Dare to repair!

There is a definite mindset when it comes to DIY and loving to fix stuff. Here's my theory and some examples on how to pull off an appliance or device repair.

Look deep inside your PC, if you dare! Cue maniacal laughter...
Look deep inside your PC, if you dare! Cue maniacal laughter...

Develop and cultivate a fix-it-myself attitude

​There is a definite mindset when it comes to DIY. Thinking about what motivates me, I come up with the following components:

  • An enduring curiosity about how something works and what it looks like "under the hood."
  • Confidence that I can fix anything short of board-level circuit repair, although if I had the tools and training, I'd give it a go!
  • Not concerned that I will break it. Hey, if it's already on the fritz, I can't make it any worse.
  • Challenge myself.

As I have written elsewhere, I know my limits and there are things I won't attempt. Major electrical wiring, complex plumbing, brain surgery and cold fusion are a few examples.

How do you develop the same attitude?

I cannot recall a specific time or event that got me going on DIY. I always puttered around my Dad's workshop and liked taking stuff apart. There were some specific events when I was a teenager that I recall where I tackled a project beyond my experience.

1. Working in my Dad's Esso, later Exxon service station, one of the mechanics came in and said the carburetor he was working on needed replacing. I asked if I could take a shot at it. I took it apart, poked around a bit, cleaned it and reassembled it. Lo and behold, it worked! And, I had parts left over. This last bit isn't always a good sign, but in this situation, it did not seem to matter.

2. I was at a high school party and the stereo wouldn't work. So, I asked if I could take a look at it, promising not to break anything. I took the back off and worked with the "innards" by wiggling them and checking connections. Upon reassembly, it worked!

Humanoid figure working on a stereo system
Humanoid figure (not me, I was never THAT pale) working on a stereo.

The moral here is to have the interest and confidence to take a stab at it. So, the next time a small appliance acts up or stops working, see what you can do.

Document your steps

Disassembled computer devices
See all those tiny screws? Put them somewhere safe!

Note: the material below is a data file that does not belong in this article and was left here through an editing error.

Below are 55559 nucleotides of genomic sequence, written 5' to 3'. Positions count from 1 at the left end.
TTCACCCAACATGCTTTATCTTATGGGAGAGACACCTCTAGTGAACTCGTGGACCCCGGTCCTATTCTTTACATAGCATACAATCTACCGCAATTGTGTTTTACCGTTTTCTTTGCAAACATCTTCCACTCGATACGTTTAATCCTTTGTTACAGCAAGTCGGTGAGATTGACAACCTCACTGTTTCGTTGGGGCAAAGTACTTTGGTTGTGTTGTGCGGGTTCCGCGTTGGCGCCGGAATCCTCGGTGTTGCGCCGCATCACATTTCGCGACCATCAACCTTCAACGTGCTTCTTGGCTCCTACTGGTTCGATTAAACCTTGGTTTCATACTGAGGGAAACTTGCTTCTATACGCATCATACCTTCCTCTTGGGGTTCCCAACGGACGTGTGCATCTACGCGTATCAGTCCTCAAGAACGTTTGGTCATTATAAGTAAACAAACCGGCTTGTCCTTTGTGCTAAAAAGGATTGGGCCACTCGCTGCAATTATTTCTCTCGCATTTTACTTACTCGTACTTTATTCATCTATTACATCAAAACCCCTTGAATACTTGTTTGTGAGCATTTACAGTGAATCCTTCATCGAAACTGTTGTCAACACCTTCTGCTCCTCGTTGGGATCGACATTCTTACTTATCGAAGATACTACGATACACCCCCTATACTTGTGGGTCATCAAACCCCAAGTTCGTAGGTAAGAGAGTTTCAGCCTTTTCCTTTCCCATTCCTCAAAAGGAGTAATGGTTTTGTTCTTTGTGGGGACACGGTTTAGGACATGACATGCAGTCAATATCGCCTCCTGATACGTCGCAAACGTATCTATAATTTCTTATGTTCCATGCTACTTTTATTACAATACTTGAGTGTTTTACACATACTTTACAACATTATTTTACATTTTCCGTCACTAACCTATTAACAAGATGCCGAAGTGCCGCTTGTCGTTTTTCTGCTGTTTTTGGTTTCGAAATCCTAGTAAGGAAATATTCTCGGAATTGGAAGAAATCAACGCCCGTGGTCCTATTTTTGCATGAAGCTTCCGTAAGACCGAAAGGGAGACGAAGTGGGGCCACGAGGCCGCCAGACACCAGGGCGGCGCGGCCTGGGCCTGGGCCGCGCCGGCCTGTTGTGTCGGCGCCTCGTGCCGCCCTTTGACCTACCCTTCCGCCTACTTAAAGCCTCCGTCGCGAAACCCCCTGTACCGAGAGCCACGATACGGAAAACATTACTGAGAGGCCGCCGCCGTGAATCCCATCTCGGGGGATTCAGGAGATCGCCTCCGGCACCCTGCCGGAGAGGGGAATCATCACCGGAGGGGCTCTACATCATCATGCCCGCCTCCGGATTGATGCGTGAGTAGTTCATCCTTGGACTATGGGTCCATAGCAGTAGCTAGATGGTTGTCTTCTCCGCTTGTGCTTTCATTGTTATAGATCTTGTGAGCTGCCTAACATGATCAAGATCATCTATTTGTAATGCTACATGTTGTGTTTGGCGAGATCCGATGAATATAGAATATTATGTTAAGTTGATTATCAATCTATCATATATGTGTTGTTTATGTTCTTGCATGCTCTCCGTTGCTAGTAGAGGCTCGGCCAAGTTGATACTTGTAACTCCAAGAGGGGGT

​Okay, you have your project victim, let's say a blender. Here's how to proceed.

  • Work in a clear space where you can put your parts without knocking off and losing them.
  • Look at how the base is put together - almost always screws, sometimes with exotic heads. Get the correct tools to open the case.
  • Remove the "back" and place it to the side with the screws on it. You might consider taping them down with masking tape if pets or kids might scatter them to the winds.
  • Looking at the innards, that's the scientific term for the components making up the device, identify which part comes off next. Take a picture of how it is placed and positioned. Remove it and like the back, put it and its screws to the side.

Note: Why take pictures? The main reason is to help you reassemble the device correctly. Having a photographic record is a huge aid. Even if it is a dead-simple removal, take the picture anyway to develop the habit.

  • Proceed to disassemble other parts until you find a problem or have everything removed. You're documenting each step, right? Good, I thought so.

What are you looking for? What do you hope to accomplish?

You are looking for wear, damage, loose connections and the like. For example, there might be damaged gear. You might see an electronic component that shows signs of being burned. There are fuses that can blow and once replaced, all is good again. You might find a loose electrical connection. The inside could be full of dust causing issues.

What do when you find a damaged part? If you still have the owner's manual, look through it for an exploded parts diagram at the back. If that documentation is gone, grab the model number and head online to look for an exploded parts diagram there. You should search for it like this, including the model number:

Search results for an exploded parts diagram
Search results for exploded parts diagram - see an example at the bottom of the image.

What's an exploded parts diagram? It is a 3D line drawing with all the parts and pieces shown individually as if the device exploded. Each will have a number you can use to get a replacement part.

  • Order the part and reassemble. Check for proper operation and away you go!

Tip: Be sure to keep the various parts and pieces organized and protected from mayhem so reassembly is a breeze.

Hey, I didn't find anything!

No problemo if your dissection doesn't reveal a cause of failure "smoking gun." Say, that's phrase is not going to trigger anyone is it? Pun intended.  Now, where were we? Oh, yeah. That will happen and when it does, reassemble the device. Clean dirty and dusty parts, double-check all electrical connections and repower the device.

Chances are pretty good it will work. I cannot explain why this happens, but it does regularly. I've also noticed that it only works once. Again, no idea why that happens either.

Note: Damaged circuit boards can be identified by blackened components and blown onboard fuses soldered in place. These types of items aren't easy to replace meaning a new board is in order. Check the exploded parts diagram for availability and breathe new life into your device!

Feel free to experiment and develop your own process for fixing stuff.

Try your hand at it today

You can't imagine the fun and satisfaction of either fixing something or learning about all its parts. Give it a shot ASAP!